E3: A Void So Big Your Momma Couldn’t Fill It

We are on the cusp of another E3, albeit a very different E3, but an E3 all the same. And just like every year we are subjected to a myriad of hot takes saying we no longer need an E3, but are they right? Has the show become stagnant and useless? An antiquated dinosaur that shall be turned into the fuel that we run our hype vehicles on? To answer this I would simply say look at what happened last year when E3 was fully cancelled thanks to Covid. In the absence of one of the biggest shows of the year absolute chaos ensued. Brands just casually did their own thing all summer in what was dubbed a “Summer Game Mess.”

In a last ditch effort last year, Game Awards creator, Geoff Keighley, took it upon himself to start Summer Game Fest, but just having a very public split with the ESA a few months prior, it didn’t seem like a fully realized idea. Geoff had a full year to plan this time around and it still feels much like a spiteful ex just retweeting passive aggressively. E3 is a magnifying glass for the gaming industry and without it, as we’ve seen, it tends to lose focus. The gaming world stops and all eyes are on LA for a week. Internet sites like IGN get a massive flood of traffic during E3. Without that focus companies have to rely more and more on twitter to get their messaging out. This isn’t terrible if you are a monolith of gaming like Sony, Microsoft and Nintendo, but it can be a challenge when you are a smaller studio relying on hundreds on podcasters, youtubers and journalists to look at your game and hopefully put it in a few E3 roundups to generate proper buzz. Proper E3 coverage for a game or a few awards from outlets can absolutely make or break a game.

Two gamer Christmases for us
Two Gamer Christmases for Us

On the other side I can see the down side to E3. It very well may seem like a lot of fun to those who haven’t been, but for those in the industry it usually means long hours and non stop deadlines to get coverage up. It means running from appointment to appointment and living off of over priced food. And for many it meant having your personal info leaked to the internet in a breech of trust, and one that the ESA still has yet to apologize for or tell us how they are taking steps to prevent it from happening again. E3 as a whole still has to deal with that. E3 still has to figure out if it wants to be a trade show or a celebration, and E3 still has to figure out a better way to value it’s media other than having a business card and site metrics.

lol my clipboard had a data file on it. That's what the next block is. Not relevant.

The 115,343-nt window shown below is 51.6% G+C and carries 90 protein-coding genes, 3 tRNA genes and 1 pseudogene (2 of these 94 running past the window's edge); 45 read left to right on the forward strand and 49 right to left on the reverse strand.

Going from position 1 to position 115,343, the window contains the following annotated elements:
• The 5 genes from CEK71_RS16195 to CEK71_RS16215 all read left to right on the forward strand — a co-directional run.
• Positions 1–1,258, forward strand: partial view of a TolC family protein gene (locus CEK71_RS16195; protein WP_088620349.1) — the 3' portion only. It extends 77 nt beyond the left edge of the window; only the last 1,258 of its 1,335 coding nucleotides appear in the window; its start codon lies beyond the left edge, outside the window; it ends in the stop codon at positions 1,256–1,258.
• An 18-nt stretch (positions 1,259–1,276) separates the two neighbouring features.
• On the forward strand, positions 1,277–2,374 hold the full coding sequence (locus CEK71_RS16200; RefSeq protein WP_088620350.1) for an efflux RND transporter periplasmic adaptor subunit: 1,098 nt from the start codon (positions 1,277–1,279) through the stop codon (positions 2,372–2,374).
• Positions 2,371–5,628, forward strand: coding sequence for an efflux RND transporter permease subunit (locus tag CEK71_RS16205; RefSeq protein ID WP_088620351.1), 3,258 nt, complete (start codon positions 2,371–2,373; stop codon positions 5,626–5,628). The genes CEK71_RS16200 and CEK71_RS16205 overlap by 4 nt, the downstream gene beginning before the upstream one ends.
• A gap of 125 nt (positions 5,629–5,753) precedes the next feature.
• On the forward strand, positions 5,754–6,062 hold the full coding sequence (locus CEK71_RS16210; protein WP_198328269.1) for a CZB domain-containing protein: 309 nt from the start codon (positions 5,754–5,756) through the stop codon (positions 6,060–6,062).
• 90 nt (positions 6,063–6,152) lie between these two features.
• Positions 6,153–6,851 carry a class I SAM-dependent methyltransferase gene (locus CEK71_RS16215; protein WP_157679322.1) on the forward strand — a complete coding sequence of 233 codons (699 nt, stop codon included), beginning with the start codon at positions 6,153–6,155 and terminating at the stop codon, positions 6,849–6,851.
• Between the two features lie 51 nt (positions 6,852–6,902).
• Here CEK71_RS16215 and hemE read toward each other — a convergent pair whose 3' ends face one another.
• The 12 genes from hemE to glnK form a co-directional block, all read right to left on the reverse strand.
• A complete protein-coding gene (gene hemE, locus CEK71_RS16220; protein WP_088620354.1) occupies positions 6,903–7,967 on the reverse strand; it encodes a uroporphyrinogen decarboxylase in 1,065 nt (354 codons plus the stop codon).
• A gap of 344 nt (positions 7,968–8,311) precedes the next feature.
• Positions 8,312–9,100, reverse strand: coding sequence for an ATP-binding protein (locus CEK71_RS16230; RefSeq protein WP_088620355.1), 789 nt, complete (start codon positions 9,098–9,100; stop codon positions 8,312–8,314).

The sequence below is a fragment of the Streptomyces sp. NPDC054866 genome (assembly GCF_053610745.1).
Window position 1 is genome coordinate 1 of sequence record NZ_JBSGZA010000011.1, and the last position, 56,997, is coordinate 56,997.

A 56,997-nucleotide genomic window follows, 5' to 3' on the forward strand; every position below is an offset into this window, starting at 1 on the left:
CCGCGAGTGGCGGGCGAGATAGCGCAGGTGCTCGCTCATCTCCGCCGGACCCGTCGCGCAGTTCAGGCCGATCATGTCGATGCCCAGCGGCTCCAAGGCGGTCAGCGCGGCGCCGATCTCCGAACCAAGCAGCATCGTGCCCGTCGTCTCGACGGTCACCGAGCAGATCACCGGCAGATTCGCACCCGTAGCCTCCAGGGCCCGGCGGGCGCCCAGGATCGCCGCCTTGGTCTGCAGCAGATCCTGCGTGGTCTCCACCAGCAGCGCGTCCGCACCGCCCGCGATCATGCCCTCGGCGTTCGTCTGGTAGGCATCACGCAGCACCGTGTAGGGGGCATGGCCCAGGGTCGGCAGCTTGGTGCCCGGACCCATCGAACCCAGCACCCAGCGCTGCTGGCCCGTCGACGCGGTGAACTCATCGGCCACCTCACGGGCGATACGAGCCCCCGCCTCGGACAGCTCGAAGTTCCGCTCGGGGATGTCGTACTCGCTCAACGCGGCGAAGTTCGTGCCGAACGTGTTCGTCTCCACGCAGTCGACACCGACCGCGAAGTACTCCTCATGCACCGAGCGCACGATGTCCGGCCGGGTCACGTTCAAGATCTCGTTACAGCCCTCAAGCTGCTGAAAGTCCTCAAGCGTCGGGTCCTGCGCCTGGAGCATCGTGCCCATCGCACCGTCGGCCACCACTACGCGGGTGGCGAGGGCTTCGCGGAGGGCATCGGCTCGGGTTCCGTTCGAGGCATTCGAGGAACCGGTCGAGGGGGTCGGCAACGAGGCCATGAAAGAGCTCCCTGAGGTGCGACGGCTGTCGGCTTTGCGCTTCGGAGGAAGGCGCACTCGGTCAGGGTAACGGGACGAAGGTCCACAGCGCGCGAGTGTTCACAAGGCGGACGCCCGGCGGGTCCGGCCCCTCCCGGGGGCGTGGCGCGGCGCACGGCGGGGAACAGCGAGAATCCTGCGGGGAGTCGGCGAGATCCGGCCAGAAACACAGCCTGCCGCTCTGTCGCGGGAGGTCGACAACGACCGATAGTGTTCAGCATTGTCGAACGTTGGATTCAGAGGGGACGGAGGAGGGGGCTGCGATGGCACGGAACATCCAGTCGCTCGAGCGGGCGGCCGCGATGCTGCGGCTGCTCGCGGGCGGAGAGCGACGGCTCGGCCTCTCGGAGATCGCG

Despite it’s problems I don’t feel like I’m alone when I say that I don’t think we would be better off without E3. When I look out at the various streamers, youtubers, podcasters, bloggers and the like. I see a group of people passionate about games, who very much like me view E3 as the “I made it moment.” While many can be worn down by E3 week because it is their job, many more are out here working for free just to get a chance to step out on the expo floor with a media or industry badge. To see it first hand and write their own stories about their experience. And to me when something can inspire so many people still, despite its flaws, well… that’s not irrelevant. That is something that’s awesome and beautiful and worthy of having around year after year.

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